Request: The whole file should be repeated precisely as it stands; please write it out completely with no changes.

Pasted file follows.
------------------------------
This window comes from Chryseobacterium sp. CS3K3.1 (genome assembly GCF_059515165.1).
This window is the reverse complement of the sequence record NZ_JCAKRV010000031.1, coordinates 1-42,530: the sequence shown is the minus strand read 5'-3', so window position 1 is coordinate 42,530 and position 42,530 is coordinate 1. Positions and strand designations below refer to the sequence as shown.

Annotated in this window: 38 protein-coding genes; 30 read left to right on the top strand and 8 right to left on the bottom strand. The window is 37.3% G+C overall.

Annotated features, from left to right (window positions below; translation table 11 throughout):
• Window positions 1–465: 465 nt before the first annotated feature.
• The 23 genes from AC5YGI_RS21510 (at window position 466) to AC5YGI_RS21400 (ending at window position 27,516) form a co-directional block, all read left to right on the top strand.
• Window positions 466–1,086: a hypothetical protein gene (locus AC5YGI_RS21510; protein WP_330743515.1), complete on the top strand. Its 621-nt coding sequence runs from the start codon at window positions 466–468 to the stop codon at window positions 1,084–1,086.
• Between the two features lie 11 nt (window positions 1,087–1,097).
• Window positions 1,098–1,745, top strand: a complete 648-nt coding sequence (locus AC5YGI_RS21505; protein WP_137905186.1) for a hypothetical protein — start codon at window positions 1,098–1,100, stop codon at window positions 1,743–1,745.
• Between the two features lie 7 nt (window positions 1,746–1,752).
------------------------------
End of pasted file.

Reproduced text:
This window comes from Chryseobacterium sp. CS3K3.1 (genome assembly GCF_059515165.1).
This window is the reverse complement of the sequence record NZ_JCAKRV010000031.1, coordinates 1-42,530: the sequence shown is the minus strand read 5'-3', so window position 1 is coordinate 42,530 and position 42,530 is coordinate 1. Positions and strand designations below refer to the sequence as shown.

Annotated in this window: 38 protein-coding genes; 30 read left to right on the top strand and 8 right to left on the bottom strand. The window is 37.3% G+C overall.

Annotated features, from left to right (window positions below; translation table 11 throughout):
• Window positions 1–465: 465 nt before the first annotated feature.
• The 23 genes from AC5YGI_RS21510 (at window position 466) to AC5YGI_RS21400 (ending at window position 27,516) form a co-directional block, all read left to right on the top strand.
• Window positions 466–1,086: a hypothetical protein gene (locus AC5YGI_RS21510; protein WP_330743515.1), complete on the top strand. Its 621-nt coding sequence runs from the start codon at window positions 466–468 to the stop codon at window positions 1,084–1,086.
• Between the two features lie 11 nt (window positions 1,087–1,097).
• Window positions 1,098–1,745, top strand: a complete 648-nt coding sequence (locus AC5YGI_RS21505; protein WP_137905186.1) for a hypothetical protein — start codon at window positions 1,098–1,100, stop codon at window positions 1,743–1,745.
• Between the two features lie 7 nt (window positions 1,746–1,752).